- Contributor: Elise Gornish
The winter annual grass Taeniatherum caput-medusae (L.) Nevski, commonly known as medusahead, is one of the most dominant invasive range species in the West. Despite a broad understanding of medusahead impacts we have limited understanding of how environmental conditions and management strategies influence medusahead population dynamics. This insight is key if we are to ultimately forecast changes in medusahead abundance and spread under various conditions. Using periodic matrix models, we are investigating how density and habitat type (grassland vs. oak woodland) and defoliation influence population dynamics. First year results show strong density dependence ranging from positive to negative depending on time of year with oak woodland habitat suppressing medusahead population growth much more than open grassland.
Check out the video for more!
- Author: Ben Granholm
At the end of May trained SFREC staff along with members of Cal Fire conducted a prescribed burn to manage vegetation on the center. There are many advantages to conducting a burn rather than other management practices. These advantages include the ability to kill off weed-seed violations and remove any unwanted species that threaten the native species in an ecosystem. However, with the current air-quality regulations and state of drought, a prescribed burn can be difficult to get approved this time of year. SFREC had a burn scheduled last week that was postponed to a later date because of these difficulties.
The burned area will be used to look at the utility of spring burns to manage vegetation and eliminate invasive species such as medusa head and star thistle as well as look at the success rate of the native species after the invasion and burn.
We thank the members of Cal Fire for working with our staff to conduct a safe and successful burn.
- Author: Jeremy James
- Author: Maddison Easley
Small black dots can be seen from afar amidst the Lower Ranch fields at the Sierra Foothill Research & Extension Center. Upon closer inspection, those spots morph into fuzzy, knob-kneed, curious little calves that are sure to insight many cries of “Awwwwe!” from visitors.
However, to a seasoned rancher those cute calves are a testament to the worthwhile blood, sweat, and tears that were shed leading up to a successful delivery. A healthy calf is the ultimate goal of any cow-calf manager, but once those critters finally do take their first breaths, the work has just begun…again.
In the Sierra Foothills, healthy calves signify a greater achievement - the triumph over a bacterial disease called epizootic bovine abortion (EBA). Extensive research has been conducted on this economically devastating problem, with annual losses in the range of 45,000 to 90,000 calves in the state of California alone.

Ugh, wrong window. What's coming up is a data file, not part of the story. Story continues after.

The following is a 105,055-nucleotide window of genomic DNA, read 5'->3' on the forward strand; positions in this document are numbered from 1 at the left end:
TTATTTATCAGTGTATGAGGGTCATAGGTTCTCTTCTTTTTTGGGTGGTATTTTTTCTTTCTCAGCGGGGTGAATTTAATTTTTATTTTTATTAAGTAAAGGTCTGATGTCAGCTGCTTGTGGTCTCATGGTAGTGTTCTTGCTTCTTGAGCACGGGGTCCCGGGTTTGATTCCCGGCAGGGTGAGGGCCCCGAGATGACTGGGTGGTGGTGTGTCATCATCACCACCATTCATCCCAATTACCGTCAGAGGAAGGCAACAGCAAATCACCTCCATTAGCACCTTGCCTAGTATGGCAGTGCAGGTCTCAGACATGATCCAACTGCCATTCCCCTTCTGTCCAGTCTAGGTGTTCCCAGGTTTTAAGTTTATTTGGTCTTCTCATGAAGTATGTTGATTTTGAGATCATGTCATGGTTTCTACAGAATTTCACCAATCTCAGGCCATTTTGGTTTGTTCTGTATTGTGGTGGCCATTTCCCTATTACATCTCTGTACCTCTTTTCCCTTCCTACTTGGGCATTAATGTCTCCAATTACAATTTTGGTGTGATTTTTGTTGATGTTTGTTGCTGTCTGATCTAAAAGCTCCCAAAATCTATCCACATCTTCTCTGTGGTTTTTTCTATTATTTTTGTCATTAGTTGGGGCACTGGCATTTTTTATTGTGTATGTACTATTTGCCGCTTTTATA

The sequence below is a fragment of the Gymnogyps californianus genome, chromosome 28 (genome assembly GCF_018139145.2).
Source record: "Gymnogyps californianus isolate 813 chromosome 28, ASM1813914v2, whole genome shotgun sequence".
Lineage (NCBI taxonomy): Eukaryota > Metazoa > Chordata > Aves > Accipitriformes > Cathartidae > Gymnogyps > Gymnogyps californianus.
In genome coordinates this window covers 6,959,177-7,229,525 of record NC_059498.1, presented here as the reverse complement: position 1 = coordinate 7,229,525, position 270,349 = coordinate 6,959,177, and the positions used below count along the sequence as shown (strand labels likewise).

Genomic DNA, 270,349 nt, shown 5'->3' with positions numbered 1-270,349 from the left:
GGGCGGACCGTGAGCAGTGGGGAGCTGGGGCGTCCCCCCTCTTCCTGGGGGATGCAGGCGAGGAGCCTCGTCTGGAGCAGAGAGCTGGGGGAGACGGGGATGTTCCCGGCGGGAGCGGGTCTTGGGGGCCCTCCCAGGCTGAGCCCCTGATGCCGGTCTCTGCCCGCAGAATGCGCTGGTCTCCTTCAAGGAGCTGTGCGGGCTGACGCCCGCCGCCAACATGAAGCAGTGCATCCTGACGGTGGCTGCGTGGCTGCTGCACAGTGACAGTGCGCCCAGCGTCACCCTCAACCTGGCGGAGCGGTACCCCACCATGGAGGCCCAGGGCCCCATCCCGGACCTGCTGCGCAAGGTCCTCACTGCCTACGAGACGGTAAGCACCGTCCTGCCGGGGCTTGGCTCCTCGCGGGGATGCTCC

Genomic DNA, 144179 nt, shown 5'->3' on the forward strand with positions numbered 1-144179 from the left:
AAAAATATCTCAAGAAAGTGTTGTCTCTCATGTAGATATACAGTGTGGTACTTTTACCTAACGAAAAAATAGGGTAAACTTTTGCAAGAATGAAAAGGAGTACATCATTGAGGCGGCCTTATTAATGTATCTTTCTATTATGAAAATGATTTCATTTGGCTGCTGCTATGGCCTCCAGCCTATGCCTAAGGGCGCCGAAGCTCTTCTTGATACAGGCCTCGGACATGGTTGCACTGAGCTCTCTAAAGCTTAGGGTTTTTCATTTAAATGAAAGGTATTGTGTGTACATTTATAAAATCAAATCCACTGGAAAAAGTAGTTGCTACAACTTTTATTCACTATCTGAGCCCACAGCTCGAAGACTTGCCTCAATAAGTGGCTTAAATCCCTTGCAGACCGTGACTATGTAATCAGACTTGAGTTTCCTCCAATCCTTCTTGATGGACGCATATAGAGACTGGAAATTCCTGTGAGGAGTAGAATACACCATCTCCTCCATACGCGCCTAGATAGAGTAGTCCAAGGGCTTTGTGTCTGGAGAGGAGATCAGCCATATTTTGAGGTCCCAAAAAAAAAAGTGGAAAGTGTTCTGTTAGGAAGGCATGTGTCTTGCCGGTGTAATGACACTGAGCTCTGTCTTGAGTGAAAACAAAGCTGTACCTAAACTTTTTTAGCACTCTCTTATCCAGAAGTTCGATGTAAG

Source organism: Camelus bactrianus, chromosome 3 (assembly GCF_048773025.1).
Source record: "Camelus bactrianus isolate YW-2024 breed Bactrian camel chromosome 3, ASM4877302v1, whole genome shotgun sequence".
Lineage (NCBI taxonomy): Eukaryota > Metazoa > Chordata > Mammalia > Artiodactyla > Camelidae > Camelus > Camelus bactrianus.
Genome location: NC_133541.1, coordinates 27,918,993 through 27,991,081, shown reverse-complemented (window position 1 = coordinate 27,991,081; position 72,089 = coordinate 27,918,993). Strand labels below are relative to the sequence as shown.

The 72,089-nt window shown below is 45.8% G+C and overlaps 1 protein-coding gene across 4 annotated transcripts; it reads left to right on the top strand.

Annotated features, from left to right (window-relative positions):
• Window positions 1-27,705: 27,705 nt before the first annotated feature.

EBA is commonly termed “foothill abortion” due to the regional outbreaks affecting only foothill, semi-arid and mountainous ranges of California, parts of Nevada, and southern Oregon. Through studies and research efforts by scientists associated with UC Davis, known information and management strategies have made slow, yet very significant progress since the recognition of EBA in the 1960's. For example, the culprit of EBA has been identified as the soft-shelled tick Ornithodoros coriaceus – explaining the climatic limitations of the disease so far.
Faculty and site conditions at SFREC have provided the ideal atmosphere for useful data collection. Staff Research Associate Nikolai Schweitzer is charged with the task of checking the irrigated fields daily for signs of aborted fetuses.
“It's important to be highly aware and check the fields at least twice a day. The scavengers in this area move in quickly!” said Schweitzer.
All aborted fetuses are transported to UC Davis for additional lab tests to accurately determine if EBA was the cause of death. Infected cows do not show signs of the disease during pregnancy because the bacteria is transmitted to the immature fetus where it proliferates and results in a late-term abortion.
Fortunately, the outlook for the candidate vaccine is very promising. The release of an effective EBA vaccine in the future will save ranchers countless hours of disappointment and headaches, while beefing up their worn wallets! This will be another significant feat for the cattle industry, SFREC, UCANR, and animal scientists in the West.
- Author: Maddison Easley
Water - the focus of countless issues, headlines, and studies - is arguably a more precious resource than gold.
Individuals involved with the University of California's Division of Agriculture and Natural Resources are actively evaluating management practices to ensure and develop water-wise irrigation methods. At the Sierra Foothill Research and Extension Center, many research projects have focused on water quality, runoff, and irrigation efficiency. A current project led by Livestock Farm Advisor Larry Forero monitors surface runoff and soil moisture content in flood irrigated pastures at SFREC.
Gold may be in high demand - with the current value exceeding $1320 per ounce - but once water becomes scarce, it is truly priceless. By taking the initiative to research innovative water management practices and develop a better understanding of sustainable irrigation methods, SFREC and the entire UCANR division are enabling water availability and conservation for the future.